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Module 3: Risk Factors for FASD

Genetic Susceptibility

Genetic Susceptibility

There is no indication that fetal gender plays a role in the incidence of FASD, nor has research shown that the risk of FASD is associated with race or ethnicity  alone. While some populations have higher documented rates of FASD, this may be for a variety of reasons. Most likely, higher rates of FASD correspond to higher prevalence of alcohol use as well as the way some women metabolize alcohol.

Maternal genetic factors can play a part in how much alcohol a woman uses and the effects alcohol will have on her and her fetus. Researchers have found that women who have a certain gene and who drink during pregnancy may be more likely than women without the gene to give birth to a child with FAS; this gene affects the rate of alcohol metabolism, increasing it in women who have it. Because women with this gene may be able to drink more before they feel the full effects of the alcohol, they may expose their fetus to alcohol at higher levels.9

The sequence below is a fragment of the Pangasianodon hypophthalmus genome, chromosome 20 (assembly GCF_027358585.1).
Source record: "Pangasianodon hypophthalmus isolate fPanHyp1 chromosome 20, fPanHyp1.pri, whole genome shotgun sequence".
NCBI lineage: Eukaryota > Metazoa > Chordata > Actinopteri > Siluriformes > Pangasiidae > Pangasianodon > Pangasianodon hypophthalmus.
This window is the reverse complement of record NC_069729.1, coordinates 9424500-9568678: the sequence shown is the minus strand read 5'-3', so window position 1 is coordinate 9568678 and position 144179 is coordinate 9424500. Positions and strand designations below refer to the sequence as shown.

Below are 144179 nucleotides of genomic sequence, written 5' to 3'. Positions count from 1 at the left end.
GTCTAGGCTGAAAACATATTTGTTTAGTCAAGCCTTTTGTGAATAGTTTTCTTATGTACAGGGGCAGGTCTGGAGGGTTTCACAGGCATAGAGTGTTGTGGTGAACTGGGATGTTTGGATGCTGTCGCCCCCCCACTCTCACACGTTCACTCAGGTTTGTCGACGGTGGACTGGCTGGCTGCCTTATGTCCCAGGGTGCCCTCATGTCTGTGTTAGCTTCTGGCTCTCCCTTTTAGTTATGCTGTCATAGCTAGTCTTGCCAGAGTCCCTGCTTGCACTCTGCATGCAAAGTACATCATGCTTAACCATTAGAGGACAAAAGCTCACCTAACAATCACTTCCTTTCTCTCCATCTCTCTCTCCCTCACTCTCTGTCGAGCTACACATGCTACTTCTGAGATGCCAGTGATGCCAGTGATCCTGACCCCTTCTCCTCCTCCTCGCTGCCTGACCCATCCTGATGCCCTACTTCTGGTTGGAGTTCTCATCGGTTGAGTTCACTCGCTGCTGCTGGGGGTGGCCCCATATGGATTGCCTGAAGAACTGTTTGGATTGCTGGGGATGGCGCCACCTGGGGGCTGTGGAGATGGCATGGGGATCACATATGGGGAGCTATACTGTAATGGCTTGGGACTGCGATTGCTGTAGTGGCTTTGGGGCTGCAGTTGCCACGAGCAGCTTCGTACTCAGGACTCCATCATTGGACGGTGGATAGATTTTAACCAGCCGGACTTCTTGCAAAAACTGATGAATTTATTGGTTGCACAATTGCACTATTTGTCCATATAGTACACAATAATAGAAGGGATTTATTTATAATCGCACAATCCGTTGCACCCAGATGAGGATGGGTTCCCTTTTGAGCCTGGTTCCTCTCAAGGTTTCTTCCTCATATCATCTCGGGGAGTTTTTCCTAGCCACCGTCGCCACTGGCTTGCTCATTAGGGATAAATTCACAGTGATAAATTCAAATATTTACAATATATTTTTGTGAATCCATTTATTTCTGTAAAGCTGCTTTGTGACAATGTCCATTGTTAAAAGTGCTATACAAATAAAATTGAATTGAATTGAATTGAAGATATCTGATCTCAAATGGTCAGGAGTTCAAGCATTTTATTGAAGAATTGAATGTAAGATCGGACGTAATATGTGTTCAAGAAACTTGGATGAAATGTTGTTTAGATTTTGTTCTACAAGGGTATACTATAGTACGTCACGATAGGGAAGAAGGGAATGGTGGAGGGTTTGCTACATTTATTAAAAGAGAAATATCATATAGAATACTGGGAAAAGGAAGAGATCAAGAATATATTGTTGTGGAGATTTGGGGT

Genetic susceptibility to the effects of alcohol may explain some instances of FASD. Fraternal twins exposed to equal amounts of alcohol can be affected differently at birth. They also can have different degrees of impairment later in life. Identical twins are much more likely to be similarly affected by prenatal alcohol exposure.10  However, FASD is not genetically transmitted. People cannot inherit an FASD.

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